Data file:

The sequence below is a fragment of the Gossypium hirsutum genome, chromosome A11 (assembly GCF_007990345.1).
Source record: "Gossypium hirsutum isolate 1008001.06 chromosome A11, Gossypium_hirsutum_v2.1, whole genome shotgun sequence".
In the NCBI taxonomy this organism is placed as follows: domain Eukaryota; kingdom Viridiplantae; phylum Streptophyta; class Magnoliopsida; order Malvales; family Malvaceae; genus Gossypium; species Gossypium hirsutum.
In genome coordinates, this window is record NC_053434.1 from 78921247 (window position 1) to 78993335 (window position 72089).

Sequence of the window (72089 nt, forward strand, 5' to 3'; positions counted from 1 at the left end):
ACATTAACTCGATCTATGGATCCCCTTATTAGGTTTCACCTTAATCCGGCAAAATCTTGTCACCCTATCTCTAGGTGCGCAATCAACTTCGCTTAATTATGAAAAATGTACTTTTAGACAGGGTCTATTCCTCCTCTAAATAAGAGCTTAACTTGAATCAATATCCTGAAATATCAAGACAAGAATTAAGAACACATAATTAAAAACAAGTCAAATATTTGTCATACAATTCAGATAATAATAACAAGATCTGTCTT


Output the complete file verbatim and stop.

The sequence below is a fragment of the Gossypium hirsutum genome, chromosome A11 (assembly GCF_007990345.1).
Source record: "Gossypium hirsutum isolate 1008001.06 chromosome A11, Gossypium_hirsutum_v2.1, whole genome shotgun sequence".
In the NCBI taxonomy this organism is placed as follows: domain Eukaryota; kingdom Viridiplantae; phylum Streptophyta; class Magnoliopsida; order Malvales; family Malvaceae; genus Gossypium; species Gossypium hirsutum.
In genome coordinates, this window is record NC_053434.1 from 78921247 (window position 1) to 78993335 (window position 72089).

Sequence of the window (72089 nt, forward strand, 5' to 3'; positions counted from 1 at the left end):
ACATTAACTCGATCTATGGATCCCCTTATTAGGTTTCACCTTAATCCGGCAAAATCTTGTCACCCTATCTCTAGGTGCGCAATCAACTTCGCTTAATTATGAAAAATGTACTTTTAGACAGGGTCTATTCCTCCTCTAAATAAGAGCTTAACTTGAATCAATATCCTGAAATATCAAGACAAGAATTAAGAACACATAATTAAAAACAAGTCAAATATTTGTCATACAATTCAGATAATAATAACAAGATCTGTCTT